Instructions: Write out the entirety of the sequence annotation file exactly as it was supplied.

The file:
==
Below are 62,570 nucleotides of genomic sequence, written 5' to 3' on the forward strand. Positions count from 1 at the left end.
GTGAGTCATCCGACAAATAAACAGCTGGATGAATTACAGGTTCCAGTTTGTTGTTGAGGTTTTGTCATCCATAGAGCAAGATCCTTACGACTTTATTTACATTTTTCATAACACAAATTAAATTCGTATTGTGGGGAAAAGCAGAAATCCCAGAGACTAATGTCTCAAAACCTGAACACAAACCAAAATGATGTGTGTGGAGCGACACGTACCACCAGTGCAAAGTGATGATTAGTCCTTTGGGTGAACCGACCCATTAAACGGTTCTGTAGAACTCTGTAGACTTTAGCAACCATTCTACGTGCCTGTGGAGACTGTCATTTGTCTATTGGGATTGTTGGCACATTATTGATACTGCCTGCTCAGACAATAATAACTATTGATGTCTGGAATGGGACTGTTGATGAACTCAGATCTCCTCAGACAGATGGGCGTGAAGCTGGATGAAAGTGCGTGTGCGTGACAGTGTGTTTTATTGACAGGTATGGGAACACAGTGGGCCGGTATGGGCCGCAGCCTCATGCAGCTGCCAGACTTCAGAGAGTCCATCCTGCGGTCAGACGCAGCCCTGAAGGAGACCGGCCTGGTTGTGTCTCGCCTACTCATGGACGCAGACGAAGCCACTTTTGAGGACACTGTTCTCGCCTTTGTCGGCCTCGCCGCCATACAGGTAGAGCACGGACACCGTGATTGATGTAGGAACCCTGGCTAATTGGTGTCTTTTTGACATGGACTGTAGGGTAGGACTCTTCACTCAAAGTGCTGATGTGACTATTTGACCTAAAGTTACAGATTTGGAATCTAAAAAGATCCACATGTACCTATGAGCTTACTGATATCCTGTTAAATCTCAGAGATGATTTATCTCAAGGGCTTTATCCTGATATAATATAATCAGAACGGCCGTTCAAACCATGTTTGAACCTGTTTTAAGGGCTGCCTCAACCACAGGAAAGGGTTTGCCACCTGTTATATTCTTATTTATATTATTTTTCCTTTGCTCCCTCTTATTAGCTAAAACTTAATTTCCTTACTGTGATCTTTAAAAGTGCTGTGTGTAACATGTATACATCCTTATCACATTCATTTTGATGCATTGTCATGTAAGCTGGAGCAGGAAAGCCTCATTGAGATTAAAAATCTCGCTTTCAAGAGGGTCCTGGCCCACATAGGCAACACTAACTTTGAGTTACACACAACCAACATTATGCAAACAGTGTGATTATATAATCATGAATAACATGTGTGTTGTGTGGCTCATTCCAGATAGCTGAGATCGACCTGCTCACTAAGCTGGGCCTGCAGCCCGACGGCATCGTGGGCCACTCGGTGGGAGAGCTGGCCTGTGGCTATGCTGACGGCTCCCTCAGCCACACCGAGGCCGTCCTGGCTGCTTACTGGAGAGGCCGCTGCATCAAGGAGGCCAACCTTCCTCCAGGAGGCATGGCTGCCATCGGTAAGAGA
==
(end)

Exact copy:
Below are 62,570 nucleotides of genomic sequence, written 5' to 3' on the forward strand. Positions count from 1 at the left end.
GTGAGTCATCCGACAAATAAACAGCTGGATGAATTACAGGTTCCAGTTTGTTGTTGAGGTTTTGTCATCCATAGAGCAAGATCCTTACGACTTTATTTACATTTTTCATAACACAAATTAAATTCGTATTGTGGGGAAAAGCAGAAATCCCAGAGACTAATGTCTCAAAACCTGAACACAAACCAAAATGATGTGTGTGGAGCGACACGTACCACCAGTGCAAAGTGATGATTAGTCCTTTGGGTGAACCGACCCATTAAACGGTTCTGTAGAACTCTGTAGACTTTAGCAACCATTCTACGTGCCTGTGGAGACTGTCATTTGTCTATTGGGATTGTTGGCACATTATTGATACTGCCTGCTCAGACAATAATAACTATTGATGTCTGGAATGGGACTGTTGATGAACTCAGATCTCCTCAGACAGATGGGCGTGAAGCTGGATGAAAGTGCGTGTGCGTGACAGTGTGTTTTATTGACAGGTATGGGAACACAGTGGGCCGGTATGGGCCGCAGCCTCATGCAGCTGCCAGACTTCAGAGAGTCCATCCTGCGGTCAGACGCAGCCCTGAAGGAGACCGGCCTGGTTGTGTCTCGCCTACTCATGGACGCAGACGAAGCCACTTTTGAGGACACTGTTCTCGCCTTTGTCGGCCTCGCCGCCATACAGGTAGAGCACGGACACCGTGATTGATGTAGGAACCCTGGCTAATTGGTGTCTTTTTGACATGGACTGTAGGGTAGGACTCTTCACTCAAAGTGCTGATGTGACTATTTGACCTAAAGTTACAGATTTGGAATCTAAAAAGATCCACATGTACCTATGAGCTTACTGATATCCTGTTAAATCTCAGAGATGATTTATCTCAAGGGCTTTATCCTGATATAATATAATCAGAACGGCCGTTCAAACCATGTTTGAACCTGTTTTAAGGGCTGCCTCAACCACAGGAAAGGGTTTGCCACCTGTTATATTCTTATTTATATTATTTTTCCTTTGCTCCCTCTTATTAGCTAAAACTTAATTTCCTTACTGTGATCTTTAAAAGTGCTGTGTGTAACATGTATACATCCTTATCACATTCATTTTGATGCATTGTCATGTAAGCTGGAGCAGGAAAGCCTCATTGAGATTAAAAATCTCGCTTTCAAGAGGGTCCTGGCCCACATAGGCAACACTAACTTTGAGTTACACACAACCAACATTATGCAAACAGTGTGATTATATAATCATGAATAACATGTGTGTTGTGTGGCTCATTCCAGATAGCTGAGATCGACCTGCTCACTAAGCTGGGCCTGCAGCCCGACGGCATCGTGGGCCACTCGGTGGGAGAGCTGGCCTGTGGCTATGCTGACGGCTCCCTCAGCCACACCGAGGCCGTCCTGGCTGCTTACTGGAGAGGCCGCTGCATCAAGGAGGCCAACCTTCCTCCAGGAGGCATGGCTGCCATCGGTAAGAGA